Banji Ojewale extols the virtues of Frederick Fasehun as he marks his 77th birthday
In 1992, as Nigeria’s ex-dictator Ibrahim Babangida tottered to his fall through fraudulently tinkering with his own transition programme, it was suggested to him by a presidential candidate that an interim demilitarised government of national unity be installed to usher in the genuine democracy the nation had been searching for all this while without success.
Babangida did not heed the call. A year later, his bag of tricks and political subterfuges empty, he reached belatedly for that interim national government idea, but giving no credit to its patriotic originator.
He “bastardised” it by installing a puppet continuity of his regime while scampering off the scene (stepping aside, as he called his exit!).
Dr. Frederick Isiotan Fasehun was the man who proposed the idea as a short term solution to the political impasse engendered by the military junta of Babangida. Then a presidential aspirant on the platform of the Social Democratic Party, Fasehun, an alien to smear politicking, would not stand the horse-trading and campaign of calumny that was the imprint of the day. Later, newspapers ran headlines of Fasehun screaming: “IBB stole my idea and bastardised it!”
This soft-spoken man was born on September 21, 1935 in Ondo town and put in the care of a grandmother who was uneducated but who, nevertheless, was a disciplinarian of the Spartan school. Starting education late at 13 years at Saint Matthew’s Roman Catholic School, Ondo, Fasehun was a “man” among kids. This was the very reason he strove to excel and be a man rather among fellow men. He moved up rapidly.
After about a year at Saint Peter’s Teacher’s Training College, Akure, (Second Republic Deputy Governor of Ondo State, Akin Omoboriowo was his classmate), Fasehun was thrown out because he didn’t succumb to Catholicism’s creed. But he was top of his class all the same.
He was admitted into form Two at Ondo Boys High School in 1956. After only two and a half years, Fasehun sat for the final examination and passed simultaneously grade one and earning distinction in English Language. It was a record not set since the school was created in 1919! You either had distinction in English and scored grade two or less, or no distinction in English but an overall grade one rating.
Fasehun’s brother redeemed a pledge to sponsor the young student to the United Kingdom to further his studies if he passed. And so on September 30, 1958, Fasehun went to London, where he studied science at Blackburn College and later proceeded to Aberdeen University College of Medicine for six years. He was also at the Liverpool Postgraduate School and the Royal College of Surgeons for his fellowship.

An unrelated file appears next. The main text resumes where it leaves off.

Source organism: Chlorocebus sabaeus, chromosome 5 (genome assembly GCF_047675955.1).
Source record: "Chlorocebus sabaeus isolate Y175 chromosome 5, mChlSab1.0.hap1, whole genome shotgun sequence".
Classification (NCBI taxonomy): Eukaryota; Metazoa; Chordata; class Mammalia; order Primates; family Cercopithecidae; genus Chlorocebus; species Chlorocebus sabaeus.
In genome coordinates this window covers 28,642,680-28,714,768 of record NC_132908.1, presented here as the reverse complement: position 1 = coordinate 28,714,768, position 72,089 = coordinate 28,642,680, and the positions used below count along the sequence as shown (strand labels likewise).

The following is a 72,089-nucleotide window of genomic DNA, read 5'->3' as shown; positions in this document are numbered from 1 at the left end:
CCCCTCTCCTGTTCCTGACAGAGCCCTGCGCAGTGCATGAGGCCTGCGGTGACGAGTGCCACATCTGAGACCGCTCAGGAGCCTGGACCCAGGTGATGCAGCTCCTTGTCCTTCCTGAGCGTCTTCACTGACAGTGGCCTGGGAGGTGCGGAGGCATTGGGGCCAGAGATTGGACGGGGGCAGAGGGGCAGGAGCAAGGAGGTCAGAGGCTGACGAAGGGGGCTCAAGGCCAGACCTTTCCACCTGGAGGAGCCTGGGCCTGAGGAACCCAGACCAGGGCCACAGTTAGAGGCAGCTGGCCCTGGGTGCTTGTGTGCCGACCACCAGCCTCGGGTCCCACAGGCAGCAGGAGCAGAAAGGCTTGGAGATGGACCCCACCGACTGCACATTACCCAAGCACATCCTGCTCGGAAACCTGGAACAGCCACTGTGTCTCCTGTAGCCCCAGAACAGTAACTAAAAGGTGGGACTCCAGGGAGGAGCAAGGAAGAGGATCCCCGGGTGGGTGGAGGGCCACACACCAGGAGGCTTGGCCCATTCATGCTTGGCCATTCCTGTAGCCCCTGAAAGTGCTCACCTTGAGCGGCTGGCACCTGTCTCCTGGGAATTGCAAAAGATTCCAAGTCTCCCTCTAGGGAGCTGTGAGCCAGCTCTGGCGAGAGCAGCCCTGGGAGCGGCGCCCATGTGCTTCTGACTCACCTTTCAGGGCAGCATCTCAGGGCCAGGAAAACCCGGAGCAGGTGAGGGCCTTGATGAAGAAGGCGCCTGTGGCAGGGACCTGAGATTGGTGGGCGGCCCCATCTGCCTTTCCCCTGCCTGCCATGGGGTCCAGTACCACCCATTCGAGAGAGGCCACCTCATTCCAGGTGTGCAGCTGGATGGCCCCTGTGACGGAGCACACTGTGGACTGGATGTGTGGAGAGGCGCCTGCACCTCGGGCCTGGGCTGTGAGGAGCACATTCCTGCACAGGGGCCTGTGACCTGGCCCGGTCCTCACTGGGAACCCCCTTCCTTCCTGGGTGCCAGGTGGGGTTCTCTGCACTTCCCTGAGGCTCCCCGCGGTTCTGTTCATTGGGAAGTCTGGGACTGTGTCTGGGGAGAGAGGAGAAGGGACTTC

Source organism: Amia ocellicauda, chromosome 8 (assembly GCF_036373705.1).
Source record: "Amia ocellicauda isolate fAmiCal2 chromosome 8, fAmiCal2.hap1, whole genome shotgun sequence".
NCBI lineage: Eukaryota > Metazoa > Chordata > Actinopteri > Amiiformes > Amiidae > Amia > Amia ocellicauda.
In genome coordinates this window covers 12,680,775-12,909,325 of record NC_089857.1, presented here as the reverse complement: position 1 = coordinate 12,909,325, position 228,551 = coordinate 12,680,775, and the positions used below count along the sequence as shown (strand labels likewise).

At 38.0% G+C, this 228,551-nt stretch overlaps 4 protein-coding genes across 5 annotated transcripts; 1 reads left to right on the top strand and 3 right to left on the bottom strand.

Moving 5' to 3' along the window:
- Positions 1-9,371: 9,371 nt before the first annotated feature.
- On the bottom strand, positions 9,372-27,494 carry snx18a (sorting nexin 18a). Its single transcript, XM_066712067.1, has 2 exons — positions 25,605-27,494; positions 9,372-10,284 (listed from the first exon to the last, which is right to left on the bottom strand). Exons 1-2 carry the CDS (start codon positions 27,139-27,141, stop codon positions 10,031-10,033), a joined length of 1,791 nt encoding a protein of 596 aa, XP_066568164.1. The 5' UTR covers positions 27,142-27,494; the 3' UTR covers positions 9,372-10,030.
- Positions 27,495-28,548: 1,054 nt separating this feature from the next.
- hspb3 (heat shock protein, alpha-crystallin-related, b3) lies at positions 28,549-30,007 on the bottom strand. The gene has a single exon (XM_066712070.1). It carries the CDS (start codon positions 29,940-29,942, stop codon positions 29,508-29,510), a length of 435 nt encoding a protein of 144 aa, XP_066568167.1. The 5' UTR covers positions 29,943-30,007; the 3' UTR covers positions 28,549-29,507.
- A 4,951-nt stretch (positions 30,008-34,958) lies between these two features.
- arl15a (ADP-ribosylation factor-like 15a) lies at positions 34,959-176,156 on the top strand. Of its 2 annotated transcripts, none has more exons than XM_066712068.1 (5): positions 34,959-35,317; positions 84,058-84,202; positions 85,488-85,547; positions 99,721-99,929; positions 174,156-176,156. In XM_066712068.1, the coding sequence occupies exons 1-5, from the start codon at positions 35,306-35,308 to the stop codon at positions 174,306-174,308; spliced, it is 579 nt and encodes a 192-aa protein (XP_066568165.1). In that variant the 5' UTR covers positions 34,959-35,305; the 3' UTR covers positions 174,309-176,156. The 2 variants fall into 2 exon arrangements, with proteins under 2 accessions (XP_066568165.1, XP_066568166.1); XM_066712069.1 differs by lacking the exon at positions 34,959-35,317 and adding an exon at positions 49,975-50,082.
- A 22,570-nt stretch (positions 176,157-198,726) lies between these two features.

Later in 1976, he studied acupuncture in China under a joint World Health Organisation and United Nations Development Programme Scholarship.
Back home in 1977, he set up an Acupuncture Unit at the Lagos State Teaching Hospital (LUTH). But Fasehun resigned in 1978 because “too many people were dying (there at LUTH) ….. and my standard of medical practice was not feasible in LUTH.”
He immediately set up the Besthope Hospital and Acupuncture Centre in Lagos. It was once reputed to be Africa’s first for the Chinese medical practice.
Fasehun has found more than ample time to devote impartial attention to his age-old calling (health management) and politics (his inner stirrings). It is from this perspective that late Moshood Abiola used to address Fasehun as “political doctor.”
Indeed, Fasehun himself says that he is in politics because he wants to improve the life of the ordinary Nigerians. According to him, the medical profession shows you the end result of want, hunger, poverty, suffering, ignorance, superstition etc, etc. He says he was once a victim of all these and wouldn’t want fellow Nigerians to suffer the same fate.
He is an executive member of the Campaign for Democracy (CD). In the thick of CD’s crisis in early 1994, several factions put pressures on Fasehun to assume chairmanship. He declined, asserting in characteristic humility that “one can work effectively and successfully for the uplift of any organisation by being in the background.” He then campaigned for Dr. Beko Ransome-Kuti to be returned.
Fasehun in 1993 founded the Movement for Social and Economic Justice (MOSEJ), emerging as its national chairman. He is the founder of Oodua People’s Congress whose agitation against injustice and extrajudicial killing as well as resistance to perceived ploy to waste the Yoruba nation has become legendary. A noiseless but adroit negotiator, Fasehun pointedly rejected Head of State Sani Abacha’s request to have him serve in his military dictatorship. Fasehun says he “is a patriotic democrat who should be seen struggling against those who have continued to wrench sovereignty from our people rather than join them.”
His relationship with labour has remained excellent. In 1989 when Babangida lifted the ban on politics, Nigerian workers put together the Nigerian Labour Party and had Fasehun as their presidential flagbearer.
Although this man of eternal youth is no longer in active politics, he still contends for justice and democracy, having been in and out of detention countless times for his front-row role in street and undercover agitation for good governance. He was one of the three leaders of the National Democratic Coalition (NADECO) who staged the rally for Abiola after the latter claimed his mandate as President of Nigeria.
Fasehun is married with children. His hobbies are walking, reading, dancing and listening to classical music.
• Ojewale is head writer at WriteConsult, Ota, Ogun State.